Gopal Jasapara (right) with England fans who were supporting India in the final. — Supplied photo
Even if you dig deep into the archives, you would fail to find another cricket team that had dominated a World Cup like India and yet ended up empty handed.
To draw an analogy, you have to look beyond cricket and set foot in the world of Ferenc Puskas and Johan Cruyff.
There was the Hungarian football team with Puskas, the legendary Real Madrid striker, as the fulcrum, decimating every opponent with their dazzling football at the 1954 World Cup only to lose the title-decider to West Germany, the team they had thrashed 8-3 in the group stages.
Twenty years later, the Cruyff-inspired Netherlands captivated football lovers with their ‘Total Football’, combining tenacity with artful build-up play in the final third, teasing and tormenting the rival defences.
But even that great Dutch team succumbed to the pressure of a World Cup final with West Germany again delivering the knockout punch.
Compared to those two iconic football teams, the Indian cricket team at the 2023 World Cup was not quite as gifted in their sport.
But they found a system in favourable home conditions to produce a brilliant brand of cricket as they galloped into the final with 10 straight wins.
Australia, though, saved their best for the last and brought the unstoppable Indian train into a screeching halt in the final, silencing 100,000 fans at the world’s largest stadium.
The forlorn figures of Rohit Sharma and Virat Kohli broke a billion hearts as the two modern giants probably would never get another chance to be part of an ICC trophy-winning Indian team.
India’s Rohit Sharma, Virat Kohli and other players after the final match. — PTI
But Dubai-based Indian cricket coach, Gopal Jasapara, feels the cricket-obsessed country would end the ICC trophy drought sooner than later.
“The final was a big set back for fans and the team. But I am very, very optimistic about Indian cricket. If you ask me, India have a great system in place now, it’s matter of time before they start winning the big finals again. They will bounce back from this,” Jasapara told the Khaleej Times from India.
The veteran coach, who travelled to India to attend the first semifinal and the final, said India may have lost the final, but they have earned new admirers with their aggressive style of cricket.
“The team had a great run. It had the perfect blend of youth and experience. batters like Rohit and Kohli played brilliantly and the bowlers were outstanding. Such was their impact on the tournament that even England fans were supporting India,” he said.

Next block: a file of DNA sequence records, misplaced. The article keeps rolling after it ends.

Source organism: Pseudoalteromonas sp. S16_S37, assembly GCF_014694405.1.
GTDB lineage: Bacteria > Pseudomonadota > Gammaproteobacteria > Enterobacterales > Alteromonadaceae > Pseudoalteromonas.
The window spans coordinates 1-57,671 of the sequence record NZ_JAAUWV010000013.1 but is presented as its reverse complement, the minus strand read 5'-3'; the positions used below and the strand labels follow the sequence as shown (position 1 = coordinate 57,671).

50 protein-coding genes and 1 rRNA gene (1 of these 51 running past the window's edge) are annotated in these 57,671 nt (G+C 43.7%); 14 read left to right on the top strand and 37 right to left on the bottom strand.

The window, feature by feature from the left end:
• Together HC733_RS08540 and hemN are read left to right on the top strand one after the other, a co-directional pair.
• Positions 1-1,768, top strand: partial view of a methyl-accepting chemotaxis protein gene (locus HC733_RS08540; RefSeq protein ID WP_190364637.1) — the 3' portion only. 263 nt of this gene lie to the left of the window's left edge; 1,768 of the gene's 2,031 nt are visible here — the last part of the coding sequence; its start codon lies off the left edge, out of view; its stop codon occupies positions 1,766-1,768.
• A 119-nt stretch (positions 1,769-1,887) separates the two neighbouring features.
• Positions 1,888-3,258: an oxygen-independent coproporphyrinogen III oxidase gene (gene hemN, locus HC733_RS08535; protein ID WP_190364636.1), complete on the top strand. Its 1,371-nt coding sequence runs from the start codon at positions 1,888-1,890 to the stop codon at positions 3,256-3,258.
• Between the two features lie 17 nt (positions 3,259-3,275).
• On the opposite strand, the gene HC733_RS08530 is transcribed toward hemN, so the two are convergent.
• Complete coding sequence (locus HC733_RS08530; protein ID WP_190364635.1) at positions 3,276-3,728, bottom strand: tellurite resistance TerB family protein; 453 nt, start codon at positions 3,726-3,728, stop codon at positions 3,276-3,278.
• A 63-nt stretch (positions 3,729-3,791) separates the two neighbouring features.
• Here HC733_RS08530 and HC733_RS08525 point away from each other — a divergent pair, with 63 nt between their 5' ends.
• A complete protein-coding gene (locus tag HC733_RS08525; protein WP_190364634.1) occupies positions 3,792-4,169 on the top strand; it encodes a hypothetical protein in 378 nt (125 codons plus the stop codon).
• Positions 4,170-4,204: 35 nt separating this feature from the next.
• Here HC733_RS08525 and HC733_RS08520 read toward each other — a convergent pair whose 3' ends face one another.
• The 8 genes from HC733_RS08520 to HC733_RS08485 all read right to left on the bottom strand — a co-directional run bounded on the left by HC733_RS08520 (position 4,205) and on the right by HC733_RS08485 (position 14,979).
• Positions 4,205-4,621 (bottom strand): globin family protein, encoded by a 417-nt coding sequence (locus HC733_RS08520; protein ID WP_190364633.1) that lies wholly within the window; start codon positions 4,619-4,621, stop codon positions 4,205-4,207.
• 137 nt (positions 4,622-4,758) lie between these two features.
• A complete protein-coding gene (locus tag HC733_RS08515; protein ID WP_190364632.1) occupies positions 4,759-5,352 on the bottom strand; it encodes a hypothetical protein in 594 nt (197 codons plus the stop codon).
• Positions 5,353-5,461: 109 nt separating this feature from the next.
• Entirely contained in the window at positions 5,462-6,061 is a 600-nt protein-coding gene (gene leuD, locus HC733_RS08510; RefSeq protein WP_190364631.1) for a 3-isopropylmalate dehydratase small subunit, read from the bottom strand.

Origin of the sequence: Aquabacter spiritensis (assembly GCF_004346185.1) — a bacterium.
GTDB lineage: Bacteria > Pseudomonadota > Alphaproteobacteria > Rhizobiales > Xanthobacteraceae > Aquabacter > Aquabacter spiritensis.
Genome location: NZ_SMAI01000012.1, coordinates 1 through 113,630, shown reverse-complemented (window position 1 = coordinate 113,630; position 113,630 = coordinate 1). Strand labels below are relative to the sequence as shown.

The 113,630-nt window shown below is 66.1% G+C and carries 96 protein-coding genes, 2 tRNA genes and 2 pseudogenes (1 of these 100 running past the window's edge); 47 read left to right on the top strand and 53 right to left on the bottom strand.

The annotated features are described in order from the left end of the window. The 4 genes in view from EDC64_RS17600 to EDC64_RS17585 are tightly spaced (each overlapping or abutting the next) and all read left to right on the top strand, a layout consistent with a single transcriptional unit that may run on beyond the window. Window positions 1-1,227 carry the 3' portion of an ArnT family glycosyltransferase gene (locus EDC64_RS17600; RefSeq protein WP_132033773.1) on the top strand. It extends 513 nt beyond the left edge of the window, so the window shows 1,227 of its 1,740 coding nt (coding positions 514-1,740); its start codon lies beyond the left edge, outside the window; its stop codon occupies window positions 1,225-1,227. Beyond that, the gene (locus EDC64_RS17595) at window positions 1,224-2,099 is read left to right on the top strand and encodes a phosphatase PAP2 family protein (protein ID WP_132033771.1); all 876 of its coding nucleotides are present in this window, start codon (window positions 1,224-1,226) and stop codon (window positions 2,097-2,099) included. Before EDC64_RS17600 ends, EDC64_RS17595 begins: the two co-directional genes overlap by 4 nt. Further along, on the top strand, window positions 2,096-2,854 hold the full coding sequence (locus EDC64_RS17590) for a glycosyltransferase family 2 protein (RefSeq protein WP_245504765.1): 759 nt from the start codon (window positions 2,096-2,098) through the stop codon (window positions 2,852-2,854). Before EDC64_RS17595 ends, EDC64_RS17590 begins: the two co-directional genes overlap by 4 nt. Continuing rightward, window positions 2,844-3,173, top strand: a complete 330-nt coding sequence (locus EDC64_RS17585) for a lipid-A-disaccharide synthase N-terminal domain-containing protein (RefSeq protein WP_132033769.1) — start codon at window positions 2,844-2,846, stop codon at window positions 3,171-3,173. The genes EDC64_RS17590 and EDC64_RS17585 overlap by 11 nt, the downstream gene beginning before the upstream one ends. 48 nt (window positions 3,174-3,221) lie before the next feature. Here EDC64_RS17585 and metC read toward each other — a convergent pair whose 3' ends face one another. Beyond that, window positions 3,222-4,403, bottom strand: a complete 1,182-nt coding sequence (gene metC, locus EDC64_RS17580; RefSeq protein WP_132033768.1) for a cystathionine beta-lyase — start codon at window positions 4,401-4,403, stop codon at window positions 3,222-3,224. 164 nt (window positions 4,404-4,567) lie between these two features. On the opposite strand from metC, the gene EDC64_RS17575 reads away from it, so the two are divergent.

“I met so many English fans at the stadium on Sunday who were supporting India. They had booked the final tickets months before expecting England to be in the final.
“England could not make it, but those fans did. And they were all supporting India in the final. I saw many of them one day before the match, buying India shirts.
“They said they loved the way India played their cricket in the tournament. I think that says a lot about how this team performed. It was heart-warming to heart that from those fans.”
But Ajay Sethi, the Dubai-based Indian businessman who travelled with his wife for the final, admitted that India failed to hold their nerve in the final.
Ajay Sethi with his wife during the final match. — Supplied photo
“At the end of the day, it is all about holding the nerve. All Indian fans are disappointed because they were the best team in the tournament,” said Sethi, chairman and MD of the Channel 2 Group Corporation, the global audio rights holders for all ICC tournaments.
“But Australia is Australia. They went into the final as five-time champions and it showed in their performance and body language.”
Shafique Ahmed, another Dubai cricket coach, said it was natural for Indian fans to feel dejected.
Australia’s Glenn Maxwell hugs India’s Virat Kohli after the final. — PTI
“India had a wonderful tournament, their batsmen were very good and their bowlers were superb. But unfortunately, they had one bad day and it came in the final,” said Ahmed whose son, Abdullah Shafique, the Pakistan opening batsman, scored 336 runs at the World Cup in India.
“It happens in sports. Also, Australia is a great sporting nation. They are very tough and they never give up,” he said.
“Only Australia could have beaten this India team at this World Cup and they did that in the final!”
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